Living in a Cotton Mill Town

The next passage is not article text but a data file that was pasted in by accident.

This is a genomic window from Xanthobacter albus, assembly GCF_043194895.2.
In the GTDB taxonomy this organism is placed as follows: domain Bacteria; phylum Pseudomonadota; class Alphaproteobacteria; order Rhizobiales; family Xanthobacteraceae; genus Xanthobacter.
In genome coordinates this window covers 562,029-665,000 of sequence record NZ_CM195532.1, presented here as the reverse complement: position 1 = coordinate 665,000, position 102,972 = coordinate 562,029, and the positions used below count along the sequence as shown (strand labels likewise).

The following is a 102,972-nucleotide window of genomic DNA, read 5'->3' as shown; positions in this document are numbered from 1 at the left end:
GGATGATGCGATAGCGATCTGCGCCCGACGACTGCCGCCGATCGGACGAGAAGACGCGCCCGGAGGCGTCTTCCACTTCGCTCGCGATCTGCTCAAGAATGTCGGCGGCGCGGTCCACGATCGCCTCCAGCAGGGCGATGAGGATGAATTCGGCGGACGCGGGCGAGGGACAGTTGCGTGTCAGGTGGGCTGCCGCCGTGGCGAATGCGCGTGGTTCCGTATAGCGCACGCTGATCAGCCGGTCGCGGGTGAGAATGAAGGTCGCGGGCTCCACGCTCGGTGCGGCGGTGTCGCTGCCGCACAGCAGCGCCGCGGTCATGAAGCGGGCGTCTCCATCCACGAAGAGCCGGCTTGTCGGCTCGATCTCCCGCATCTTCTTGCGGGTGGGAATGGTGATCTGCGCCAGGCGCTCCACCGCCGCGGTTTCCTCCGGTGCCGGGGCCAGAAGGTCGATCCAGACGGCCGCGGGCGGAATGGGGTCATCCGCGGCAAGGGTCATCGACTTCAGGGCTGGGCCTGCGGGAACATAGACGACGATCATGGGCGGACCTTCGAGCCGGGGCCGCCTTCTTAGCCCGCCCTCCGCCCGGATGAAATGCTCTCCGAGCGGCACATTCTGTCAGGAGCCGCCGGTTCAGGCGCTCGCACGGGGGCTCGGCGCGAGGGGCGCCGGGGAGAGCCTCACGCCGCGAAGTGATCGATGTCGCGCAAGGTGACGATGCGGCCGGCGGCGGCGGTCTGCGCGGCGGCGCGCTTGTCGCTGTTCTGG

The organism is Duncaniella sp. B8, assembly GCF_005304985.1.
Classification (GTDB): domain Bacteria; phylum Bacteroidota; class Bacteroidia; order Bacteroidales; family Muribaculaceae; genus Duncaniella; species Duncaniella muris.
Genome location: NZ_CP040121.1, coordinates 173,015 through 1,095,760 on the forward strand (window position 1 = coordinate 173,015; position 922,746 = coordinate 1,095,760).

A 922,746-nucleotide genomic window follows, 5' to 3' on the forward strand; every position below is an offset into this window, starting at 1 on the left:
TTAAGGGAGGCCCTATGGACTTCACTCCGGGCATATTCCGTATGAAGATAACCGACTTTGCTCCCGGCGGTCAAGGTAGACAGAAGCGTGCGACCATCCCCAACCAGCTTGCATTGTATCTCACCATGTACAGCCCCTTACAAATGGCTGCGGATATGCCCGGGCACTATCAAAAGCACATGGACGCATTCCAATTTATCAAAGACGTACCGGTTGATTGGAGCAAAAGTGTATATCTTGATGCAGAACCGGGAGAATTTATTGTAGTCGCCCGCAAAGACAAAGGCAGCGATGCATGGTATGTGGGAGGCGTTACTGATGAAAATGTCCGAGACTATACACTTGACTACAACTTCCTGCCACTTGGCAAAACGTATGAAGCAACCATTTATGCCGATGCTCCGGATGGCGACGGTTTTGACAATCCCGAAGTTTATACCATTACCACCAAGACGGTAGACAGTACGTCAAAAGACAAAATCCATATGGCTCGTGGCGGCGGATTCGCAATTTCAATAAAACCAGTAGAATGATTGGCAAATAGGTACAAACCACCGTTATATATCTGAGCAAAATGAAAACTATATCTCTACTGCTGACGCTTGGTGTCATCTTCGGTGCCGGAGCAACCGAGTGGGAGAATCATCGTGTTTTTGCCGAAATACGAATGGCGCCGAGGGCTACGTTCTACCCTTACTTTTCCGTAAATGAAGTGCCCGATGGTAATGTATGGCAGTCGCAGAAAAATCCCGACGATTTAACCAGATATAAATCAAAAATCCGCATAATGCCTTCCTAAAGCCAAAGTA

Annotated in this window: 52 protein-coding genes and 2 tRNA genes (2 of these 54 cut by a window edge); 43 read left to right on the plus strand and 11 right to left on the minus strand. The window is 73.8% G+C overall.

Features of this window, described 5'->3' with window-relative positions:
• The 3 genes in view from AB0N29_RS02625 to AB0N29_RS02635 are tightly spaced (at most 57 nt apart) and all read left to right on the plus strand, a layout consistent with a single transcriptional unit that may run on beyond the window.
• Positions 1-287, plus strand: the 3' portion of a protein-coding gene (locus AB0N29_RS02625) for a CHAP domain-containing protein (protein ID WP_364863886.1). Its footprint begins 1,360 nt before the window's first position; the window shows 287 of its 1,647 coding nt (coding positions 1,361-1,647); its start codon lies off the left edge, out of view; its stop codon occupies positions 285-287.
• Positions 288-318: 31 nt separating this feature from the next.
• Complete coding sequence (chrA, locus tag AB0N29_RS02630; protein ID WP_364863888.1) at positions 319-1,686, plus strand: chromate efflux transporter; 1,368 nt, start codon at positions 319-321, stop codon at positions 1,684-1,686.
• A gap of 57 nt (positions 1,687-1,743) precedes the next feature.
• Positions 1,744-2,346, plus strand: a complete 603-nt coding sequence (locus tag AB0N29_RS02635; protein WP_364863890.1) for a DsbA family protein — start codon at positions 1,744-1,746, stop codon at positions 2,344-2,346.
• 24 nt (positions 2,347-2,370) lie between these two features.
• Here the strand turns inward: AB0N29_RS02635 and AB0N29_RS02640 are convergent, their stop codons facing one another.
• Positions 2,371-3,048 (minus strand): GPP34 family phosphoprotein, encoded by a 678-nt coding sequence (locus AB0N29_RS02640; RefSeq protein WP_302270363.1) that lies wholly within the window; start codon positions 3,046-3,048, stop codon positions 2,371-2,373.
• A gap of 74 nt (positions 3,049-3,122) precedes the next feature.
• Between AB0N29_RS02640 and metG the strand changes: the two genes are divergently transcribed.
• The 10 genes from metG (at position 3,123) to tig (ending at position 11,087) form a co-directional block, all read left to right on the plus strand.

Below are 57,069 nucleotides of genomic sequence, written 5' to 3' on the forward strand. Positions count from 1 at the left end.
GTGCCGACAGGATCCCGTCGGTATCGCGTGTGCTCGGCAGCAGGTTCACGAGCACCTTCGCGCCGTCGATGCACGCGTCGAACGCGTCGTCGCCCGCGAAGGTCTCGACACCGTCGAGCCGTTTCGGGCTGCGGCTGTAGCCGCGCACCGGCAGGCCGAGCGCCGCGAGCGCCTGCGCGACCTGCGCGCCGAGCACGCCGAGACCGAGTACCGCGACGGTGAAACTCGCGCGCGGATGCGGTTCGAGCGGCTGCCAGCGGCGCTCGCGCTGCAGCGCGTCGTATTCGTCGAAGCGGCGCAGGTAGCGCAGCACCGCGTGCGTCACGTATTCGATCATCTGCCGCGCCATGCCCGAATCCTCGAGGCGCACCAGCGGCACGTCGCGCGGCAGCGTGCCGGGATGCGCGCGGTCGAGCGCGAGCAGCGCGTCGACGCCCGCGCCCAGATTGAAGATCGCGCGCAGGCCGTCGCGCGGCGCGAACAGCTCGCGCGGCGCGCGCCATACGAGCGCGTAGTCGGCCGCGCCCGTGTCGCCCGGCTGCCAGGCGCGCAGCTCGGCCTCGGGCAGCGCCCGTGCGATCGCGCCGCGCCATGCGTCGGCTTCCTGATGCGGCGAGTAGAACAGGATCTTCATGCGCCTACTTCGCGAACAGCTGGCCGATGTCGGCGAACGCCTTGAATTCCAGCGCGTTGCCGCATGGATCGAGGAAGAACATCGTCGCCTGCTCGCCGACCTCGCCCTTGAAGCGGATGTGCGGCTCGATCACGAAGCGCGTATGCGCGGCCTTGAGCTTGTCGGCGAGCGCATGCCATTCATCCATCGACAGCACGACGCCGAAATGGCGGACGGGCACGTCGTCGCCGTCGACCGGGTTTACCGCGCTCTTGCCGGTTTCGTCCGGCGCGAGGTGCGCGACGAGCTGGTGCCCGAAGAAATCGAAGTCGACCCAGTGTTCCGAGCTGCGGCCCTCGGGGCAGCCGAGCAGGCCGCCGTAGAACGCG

David Green It was Bemis, Tennessee July 30, 1946 when David Agee Green first saw the light of day. He was born into the cotton mill family of Hollis and DeLois Green, Bobby 7 years older and Susan 5 years younger. Music was always a major part of the Green household, daddy played fiddle, guitar and sang, Bobby played guitar and drums, I played guitar, spoons and drums (played piano in later years). Susan played the drums. I made my debut in 1957 at the home of Buck Perkins'. It was while Carl was home from a tour and several local musicians were Jamming. I played the spoons with Billy Wayne Rolison and his band, and thought I was as big as the rest of them. I first started playing drums on an old banjo head while my buddy, Bobby Perkins sang and played the guitar, we made a pretty good team. At the age of 13 I started playing around Jackson, Tennessee. For 10 years I played most of the honky tonks of west Tennessee. A few of the local guys were: Billy Wayne Rolison, Little David Wilkins, Rayburn Anthony, naturally, Carl Perkins, Perry Pulliam, Glynn Bryan, Curtis Hobock, Kenny Parchman. About six of those years were spent at the Del-Mar Club in Jackson. The group was called the Del-Mars, which consisted of Glynn Bryan, Perry Pulliam, Ronnie Griffin, Frank Congardo and myself. It must have been around 1967 John Huey (Buttermilk John) would come up one night a week and play. He was playing steel guitar with Conway Twitty and said, man I want to pick a little more than "Hello Darlin". Man did he pick! In 1967 I began playing some out of Nashville as a sideman (drummer) with Pap Wilson who played with Roy Acuff for about 25 years. He would provide a back-up band for country & western singers up and down the eastern seaboard. There is no way I could name all the singers and entertainers I played with during my brief career. To name just a few: Mel Tillis; Lefty Frezzel; Stu Phillips; Clyde Beavers; Lorrain Mann; Charlie Rich (said, hoss I'd like to hire you but I can't afford a band, about a year later he come out with "Behind Closed Doors", I didn't hear back from him); Tom Paul and the Glazier Bros.; Tex Ritter; Harold Morrison; Loretta Lynn; String Bean and on and on. In about 1968 I played a week with Mel Tillis at the Play Room in Atlanta, GA. The week following we remained in Nashville and played as the house band at Mr. Ed's (a club owned by George Jones). The back doors of the club and the Grand Ole Opry were across from each other. That week every body from Merle Haggard to Faron Young was there sitting in. It was during this time that I realized the life style I was living, (alcohol and amphetamines) was going to lead me to an early grave and was certainly not conducive to family life. I had married my childhood sweetheart, Paula Nesbitt in 1965 and our first of three daughters was born in 1968. I quit the music business "cold turkey" in 1969 and went to work at Owens Corning Fiberglas in Jackson, Tennessee. George Hamilton IV called the week I went to work at Fiberglas with an offer and I think Bob Luman also called the same week. January 10, 1975 I became a born-again Christian. Musician and friend Fred Matthew was saved about the same time. In the latter 70's I played piano for Fred at revivals and Home Comings. In 1983 I surrendered to the Gospel Ministry and have been pastoring Baptist Churches ever since. I am currently the pastor of the First Baptist Church of Maury City, Tennessee. At my age, nostalgia and memories have a way of creeping back into mind. Good friend and musician Billy Wayne Rolison had written about early life in Bemis and encouraged me to write about growing up in a cotton mill town. I'm honored to present this CD of my memories as a child growing up in Bemis. What good memories I'll always have of Bemis, Tennessee!